By Becky Krystal
Washington Post Staff Writer
Wednesday, December 23, 2009; C03
It was a fleeting existential crisis of sorts, as I popped my head into the clear dome of the Komodo dragon habitat at the Virginia Aquarium & Marine Science Center. Who was the one on exhibit here: Ki Ki the dragon or me?
I'd certainly made enough of a scene, crawling into the approximately two-foot-tall passage that led to the viewing area and then crawling out, rubbing the newly sore spot on my head. (The center's Web site describes it as an interactive experience for "young guests." Funny, that.) When a couple about my age entered the dome a few minutes later, I began to comprehend how absurd I, too, had probably looked to everyone else -- and the dragon.
It wasn't the first time that afternoon that I had been overcome by curiosity in the recently opened "Restless Planet" exhibit at the Virginia Beach facility. At various points, I found myself examining fossils under a magnifying glass, playing with touch-screen maps and pumping a lever to set off a volcano model that spewed beads instead of lava. And that was only a small selection of the interactive portions of the exhibit. There are three dozen such hands-on activities throughout the 12,000-square-foot area.
That's not mentioning all the creatures contained therein, including the exhibit's most impressive feature, a more-than-100,000-gallon tank that allows visitors to walk through a tunnel surrounded by aquatic wildlife.
"Restless Planet," a $25 million project in the works for a decade, debuted in late November, and its four habitats -- Indonesian volcanic island, Malaysian peat swamp, Red Sea and coastal desert/Mediterranean Sea -- are modeled on contemporary environments that may also have existed in prehistoric Virginia.
First up was the peat swamp, where I was transfixed by one of the aquarium's rare Tomistoma crocodiles. The female was lying at the bottom of the tank with her mouth wide open. I asked staffer Alexis Rabon why that was.
She's just waiting for something to swim in there, Rabon replied. Not to worry, though, because the croc is sufficiently fed about once a week with rodents. Fair enough.
Next was something rather cuddlier: sea horses. The tiny creatures in the coastal desert and Mediterranean Sea portion of the exhibit drew a crowd, especially as people started watching how they anchored themselves by wrapping their tails around the underwater greenery. A close second on the cuteness scale was the hedgehog.
The impressive main aquarium in the Red Sea habitat also attracted its share of onlookers. Surrounded by glass, the space is lined with benches that invite you to stay for a while as eagle rays and scores of technicolor fish soar overhead. There I met Christy and Joe Weidenbenner, whose tots, Aaron, 3, and Joshua, 18 months, gleefully ran up and down the 40-foot tunnel looking at the fish.
The boys were doing "a lot of laughing," their mom said. She liked how close they could get to the animals.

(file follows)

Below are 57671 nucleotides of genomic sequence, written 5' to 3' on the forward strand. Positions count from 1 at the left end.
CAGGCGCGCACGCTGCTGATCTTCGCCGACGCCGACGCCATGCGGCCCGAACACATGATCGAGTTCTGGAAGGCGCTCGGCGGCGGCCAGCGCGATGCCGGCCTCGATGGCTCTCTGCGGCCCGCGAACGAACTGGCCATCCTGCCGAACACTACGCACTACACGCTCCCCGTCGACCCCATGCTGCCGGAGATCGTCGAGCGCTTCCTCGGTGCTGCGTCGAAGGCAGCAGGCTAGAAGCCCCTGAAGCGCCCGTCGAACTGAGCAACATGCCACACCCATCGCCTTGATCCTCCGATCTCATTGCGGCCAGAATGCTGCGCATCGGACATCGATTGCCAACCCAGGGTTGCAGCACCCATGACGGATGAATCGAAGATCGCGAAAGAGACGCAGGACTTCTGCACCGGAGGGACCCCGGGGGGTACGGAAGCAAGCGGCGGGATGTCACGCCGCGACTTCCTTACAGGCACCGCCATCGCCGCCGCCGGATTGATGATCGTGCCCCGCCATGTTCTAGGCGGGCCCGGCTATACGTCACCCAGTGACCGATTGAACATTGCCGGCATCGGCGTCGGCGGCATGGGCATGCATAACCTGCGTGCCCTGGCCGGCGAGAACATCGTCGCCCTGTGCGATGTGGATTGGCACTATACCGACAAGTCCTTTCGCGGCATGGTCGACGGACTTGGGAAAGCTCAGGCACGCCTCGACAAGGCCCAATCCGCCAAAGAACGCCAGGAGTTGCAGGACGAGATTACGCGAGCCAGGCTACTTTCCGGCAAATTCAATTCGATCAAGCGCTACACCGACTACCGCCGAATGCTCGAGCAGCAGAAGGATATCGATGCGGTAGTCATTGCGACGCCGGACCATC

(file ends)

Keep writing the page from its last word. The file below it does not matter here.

One habitat over, in the Indonesian volcanic island exhibit, Jessica Steadman stood by as her sons, Jacob, 3, and J.P., 5, watched the Komodo dragons. The family has an aquarium membership, and Steadman said that they tend to come a lot in the winter. This was their first time seeing "Restless Planet."
"Look at his big tail!" exclaimed J.P., who provided the play-by-play on the dragons with all the zeal of an Animal Planet narrator. "He's digging!"
Suzanne Yatsko works in admissions at the aquarium but came in on her day off to check out the exhibits. She, too, had paused in front of the Komodo dragons, seconding my observation that "Restless Planet" seemed to be going over big with children such as J.P.
"It's really neat to hear," Yatsko said. "They're like sponges."
Oh, sponges. Wish I'd had a few on hand when I walked out of the aquarium into a cold, dreary rain.
I made my way down Pacific Avenue, one of Virginia Beach's main drags, and arrived at the Beach Spa Bed & Breakfast, where owner Danny Santos informed me that I would be the only guest that evening. The converted 1937 beach cottage had just emptied out after a busy spell, and Santos's wife, Debbie, told me the next morning that she didn't mind the lull.
After a satisfactory amount of time flopped on my bed, I rallied for dinner at Ammos, a Greek restaurant. The dining room was just as quiet as the rest of the resort area, not totally surprising since it was the Monday after Thanksgiving. Given my choice of tables, I settled into one in front of the windows with an ocean view. Cars slowly rolled by on the boardwalk, through the inky darkness and past the city's annual holiday light display. And once I'd polished off my gyro, it was my turn to take in the full extent of the festive 32-block extravaganza.
Or at least it would be eventually. I spent way too much time confused by signage leading to the display's entrance, but my grumpiness dissipated when I saw hearty people cheerfully waving me on with wands even as the rain fell harder.
The lights depicted the kinds of things you might expect in a holiday tableau at the beach -- Santa sun-bathing, Santa water-skiing, etc. -- but also some unanticipated ones. Jurassic Beach, anyone? Still, I couldn't help smiling and humming as I cruised by representations of each of the items in "The Twelve Days of Christmas."
The next morning (as I prepared to leave, of course) the rain was gone. I'd seen all manner of wildlife, but even on this sunny fall day, one species, Homo touristus, remained elusive. But no worries. I felt as though I'd had the town, and the Komodo dragons, to myself.